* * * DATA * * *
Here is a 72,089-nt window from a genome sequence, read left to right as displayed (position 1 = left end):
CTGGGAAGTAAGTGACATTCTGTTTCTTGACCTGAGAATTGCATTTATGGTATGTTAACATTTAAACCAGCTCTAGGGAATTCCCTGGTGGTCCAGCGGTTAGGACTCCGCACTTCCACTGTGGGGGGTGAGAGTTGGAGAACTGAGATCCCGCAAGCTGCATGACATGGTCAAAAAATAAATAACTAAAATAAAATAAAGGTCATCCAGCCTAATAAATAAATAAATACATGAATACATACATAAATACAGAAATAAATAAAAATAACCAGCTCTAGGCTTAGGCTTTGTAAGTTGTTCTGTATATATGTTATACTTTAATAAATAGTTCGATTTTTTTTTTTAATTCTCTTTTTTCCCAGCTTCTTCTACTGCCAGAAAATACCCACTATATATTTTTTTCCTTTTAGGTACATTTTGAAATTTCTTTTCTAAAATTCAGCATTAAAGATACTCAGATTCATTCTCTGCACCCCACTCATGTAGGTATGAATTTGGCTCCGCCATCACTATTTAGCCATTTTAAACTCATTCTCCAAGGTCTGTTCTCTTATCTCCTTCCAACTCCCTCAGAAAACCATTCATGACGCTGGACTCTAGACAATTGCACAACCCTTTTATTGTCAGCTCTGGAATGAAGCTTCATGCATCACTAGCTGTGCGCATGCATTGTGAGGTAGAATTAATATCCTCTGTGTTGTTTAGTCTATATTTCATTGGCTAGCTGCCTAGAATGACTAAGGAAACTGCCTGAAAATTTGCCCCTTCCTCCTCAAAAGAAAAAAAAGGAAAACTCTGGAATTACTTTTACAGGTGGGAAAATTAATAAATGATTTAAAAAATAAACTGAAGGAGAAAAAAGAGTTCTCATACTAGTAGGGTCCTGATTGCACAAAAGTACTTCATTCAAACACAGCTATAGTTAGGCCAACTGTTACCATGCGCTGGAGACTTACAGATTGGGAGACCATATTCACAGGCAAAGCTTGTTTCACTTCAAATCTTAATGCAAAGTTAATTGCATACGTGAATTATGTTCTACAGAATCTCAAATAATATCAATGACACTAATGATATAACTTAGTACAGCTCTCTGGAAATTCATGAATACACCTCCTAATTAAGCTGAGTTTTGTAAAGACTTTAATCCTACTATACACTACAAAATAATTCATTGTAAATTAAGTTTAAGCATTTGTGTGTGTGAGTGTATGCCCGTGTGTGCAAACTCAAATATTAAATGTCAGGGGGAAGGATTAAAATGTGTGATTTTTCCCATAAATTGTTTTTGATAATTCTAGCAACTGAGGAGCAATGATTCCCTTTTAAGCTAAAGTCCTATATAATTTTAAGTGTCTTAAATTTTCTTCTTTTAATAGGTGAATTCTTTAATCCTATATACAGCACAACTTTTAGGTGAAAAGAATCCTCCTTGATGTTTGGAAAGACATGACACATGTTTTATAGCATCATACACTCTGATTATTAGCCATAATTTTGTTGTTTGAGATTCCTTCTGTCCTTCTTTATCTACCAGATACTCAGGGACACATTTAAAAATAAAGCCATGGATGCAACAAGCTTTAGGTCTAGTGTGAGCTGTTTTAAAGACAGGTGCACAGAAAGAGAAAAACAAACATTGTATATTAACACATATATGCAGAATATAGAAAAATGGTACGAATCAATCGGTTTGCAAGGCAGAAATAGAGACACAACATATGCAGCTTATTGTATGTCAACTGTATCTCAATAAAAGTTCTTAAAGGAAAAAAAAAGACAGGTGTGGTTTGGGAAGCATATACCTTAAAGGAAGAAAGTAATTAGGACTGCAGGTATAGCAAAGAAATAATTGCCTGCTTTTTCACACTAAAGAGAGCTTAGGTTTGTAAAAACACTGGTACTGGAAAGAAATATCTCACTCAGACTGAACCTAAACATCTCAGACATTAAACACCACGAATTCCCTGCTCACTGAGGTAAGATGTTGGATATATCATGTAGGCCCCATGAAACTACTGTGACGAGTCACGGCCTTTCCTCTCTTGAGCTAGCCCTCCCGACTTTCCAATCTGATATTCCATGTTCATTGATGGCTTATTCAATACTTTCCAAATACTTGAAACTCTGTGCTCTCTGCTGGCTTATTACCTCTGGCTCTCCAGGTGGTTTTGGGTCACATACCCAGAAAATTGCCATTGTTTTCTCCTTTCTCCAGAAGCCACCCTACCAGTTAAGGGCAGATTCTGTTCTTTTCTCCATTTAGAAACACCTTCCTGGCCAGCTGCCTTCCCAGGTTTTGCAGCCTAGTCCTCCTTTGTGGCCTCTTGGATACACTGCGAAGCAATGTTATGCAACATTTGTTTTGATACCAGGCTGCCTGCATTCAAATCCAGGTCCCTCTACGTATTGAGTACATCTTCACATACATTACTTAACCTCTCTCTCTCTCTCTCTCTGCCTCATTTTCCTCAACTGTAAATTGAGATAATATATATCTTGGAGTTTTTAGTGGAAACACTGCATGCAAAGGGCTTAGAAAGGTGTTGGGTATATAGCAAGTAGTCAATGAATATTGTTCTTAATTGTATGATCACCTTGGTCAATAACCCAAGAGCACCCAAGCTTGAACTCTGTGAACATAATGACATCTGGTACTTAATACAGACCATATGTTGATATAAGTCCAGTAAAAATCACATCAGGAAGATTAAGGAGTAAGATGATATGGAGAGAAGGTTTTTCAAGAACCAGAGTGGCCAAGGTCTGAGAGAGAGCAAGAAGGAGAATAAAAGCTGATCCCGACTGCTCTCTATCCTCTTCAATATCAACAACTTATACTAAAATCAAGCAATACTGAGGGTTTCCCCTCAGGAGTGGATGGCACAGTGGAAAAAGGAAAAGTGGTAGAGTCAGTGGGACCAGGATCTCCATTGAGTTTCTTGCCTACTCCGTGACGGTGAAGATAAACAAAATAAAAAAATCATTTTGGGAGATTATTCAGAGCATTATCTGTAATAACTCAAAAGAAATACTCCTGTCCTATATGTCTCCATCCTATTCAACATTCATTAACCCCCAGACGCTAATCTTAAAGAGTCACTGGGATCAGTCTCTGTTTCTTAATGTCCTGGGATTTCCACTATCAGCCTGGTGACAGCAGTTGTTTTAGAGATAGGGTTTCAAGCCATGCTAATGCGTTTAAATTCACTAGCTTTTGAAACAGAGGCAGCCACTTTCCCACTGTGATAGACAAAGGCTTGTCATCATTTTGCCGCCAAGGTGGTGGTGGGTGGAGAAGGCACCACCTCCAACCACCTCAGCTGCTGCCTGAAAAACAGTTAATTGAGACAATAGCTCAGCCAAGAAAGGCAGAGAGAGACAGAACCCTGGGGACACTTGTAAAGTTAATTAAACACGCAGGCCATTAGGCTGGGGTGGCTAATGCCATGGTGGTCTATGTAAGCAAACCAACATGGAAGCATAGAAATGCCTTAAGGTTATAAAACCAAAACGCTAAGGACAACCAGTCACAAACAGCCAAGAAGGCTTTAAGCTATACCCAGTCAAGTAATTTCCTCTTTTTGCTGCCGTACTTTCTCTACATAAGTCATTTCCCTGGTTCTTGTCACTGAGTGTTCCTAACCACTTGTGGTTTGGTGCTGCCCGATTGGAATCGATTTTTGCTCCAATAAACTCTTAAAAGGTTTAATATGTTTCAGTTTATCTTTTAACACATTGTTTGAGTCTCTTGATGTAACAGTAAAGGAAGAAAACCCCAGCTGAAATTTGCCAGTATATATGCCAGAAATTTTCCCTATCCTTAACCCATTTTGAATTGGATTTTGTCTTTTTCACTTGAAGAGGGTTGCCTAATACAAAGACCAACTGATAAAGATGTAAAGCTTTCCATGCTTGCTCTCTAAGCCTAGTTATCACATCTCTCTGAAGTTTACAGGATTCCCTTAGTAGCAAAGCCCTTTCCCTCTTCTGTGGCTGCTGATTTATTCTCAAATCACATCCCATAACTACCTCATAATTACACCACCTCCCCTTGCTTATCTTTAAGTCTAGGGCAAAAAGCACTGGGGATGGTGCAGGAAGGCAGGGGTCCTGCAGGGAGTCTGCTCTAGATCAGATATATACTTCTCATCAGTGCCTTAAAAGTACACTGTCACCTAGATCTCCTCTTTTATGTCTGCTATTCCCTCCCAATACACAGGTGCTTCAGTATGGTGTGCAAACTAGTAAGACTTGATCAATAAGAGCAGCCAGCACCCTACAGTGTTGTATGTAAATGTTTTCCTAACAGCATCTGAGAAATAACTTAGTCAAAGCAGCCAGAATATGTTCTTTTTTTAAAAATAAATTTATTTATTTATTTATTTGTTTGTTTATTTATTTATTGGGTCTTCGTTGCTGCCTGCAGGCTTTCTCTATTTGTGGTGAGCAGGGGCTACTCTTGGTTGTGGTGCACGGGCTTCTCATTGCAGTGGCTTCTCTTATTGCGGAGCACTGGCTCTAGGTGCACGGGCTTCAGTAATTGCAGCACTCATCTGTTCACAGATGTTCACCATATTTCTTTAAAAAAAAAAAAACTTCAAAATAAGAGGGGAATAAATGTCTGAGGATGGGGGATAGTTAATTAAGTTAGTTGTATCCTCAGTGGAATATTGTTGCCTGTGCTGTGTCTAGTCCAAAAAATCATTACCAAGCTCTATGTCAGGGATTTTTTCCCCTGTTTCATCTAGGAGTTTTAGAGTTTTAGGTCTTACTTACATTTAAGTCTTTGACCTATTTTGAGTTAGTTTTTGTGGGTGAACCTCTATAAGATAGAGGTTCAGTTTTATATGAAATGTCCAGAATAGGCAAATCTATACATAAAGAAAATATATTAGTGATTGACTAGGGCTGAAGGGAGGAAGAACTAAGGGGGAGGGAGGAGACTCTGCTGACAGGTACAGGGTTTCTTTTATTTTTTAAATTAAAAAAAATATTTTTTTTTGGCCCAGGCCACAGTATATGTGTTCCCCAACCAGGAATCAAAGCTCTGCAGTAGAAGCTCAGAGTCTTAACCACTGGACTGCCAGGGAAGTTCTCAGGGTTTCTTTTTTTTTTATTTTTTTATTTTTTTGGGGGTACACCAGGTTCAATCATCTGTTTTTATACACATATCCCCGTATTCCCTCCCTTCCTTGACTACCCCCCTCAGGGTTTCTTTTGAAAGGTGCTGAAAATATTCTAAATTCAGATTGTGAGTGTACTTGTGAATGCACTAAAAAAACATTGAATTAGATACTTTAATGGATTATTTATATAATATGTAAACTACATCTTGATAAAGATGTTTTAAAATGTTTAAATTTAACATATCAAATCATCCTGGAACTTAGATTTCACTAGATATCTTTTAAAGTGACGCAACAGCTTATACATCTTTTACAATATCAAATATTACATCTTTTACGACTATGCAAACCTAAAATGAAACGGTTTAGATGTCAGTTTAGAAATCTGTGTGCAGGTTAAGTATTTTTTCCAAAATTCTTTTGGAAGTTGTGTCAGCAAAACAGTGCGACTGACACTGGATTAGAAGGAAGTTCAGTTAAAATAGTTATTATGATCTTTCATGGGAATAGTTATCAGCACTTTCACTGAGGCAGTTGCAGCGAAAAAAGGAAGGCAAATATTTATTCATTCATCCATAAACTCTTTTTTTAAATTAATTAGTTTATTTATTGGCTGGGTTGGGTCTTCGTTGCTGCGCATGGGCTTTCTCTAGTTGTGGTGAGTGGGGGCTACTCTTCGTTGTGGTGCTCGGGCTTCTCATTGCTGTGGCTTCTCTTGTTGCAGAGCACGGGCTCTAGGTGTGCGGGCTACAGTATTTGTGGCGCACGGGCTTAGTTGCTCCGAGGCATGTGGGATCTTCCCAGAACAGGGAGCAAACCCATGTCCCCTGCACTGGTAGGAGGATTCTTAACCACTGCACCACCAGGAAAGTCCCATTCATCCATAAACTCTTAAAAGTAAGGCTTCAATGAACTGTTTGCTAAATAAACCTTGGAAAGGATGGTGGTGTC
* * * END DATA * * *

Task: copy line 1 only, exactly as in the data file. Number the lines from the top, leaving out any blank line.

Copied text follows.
Here is a 72,089-nt window from a genome sequence, read left to right as displayed (position 1 = left end):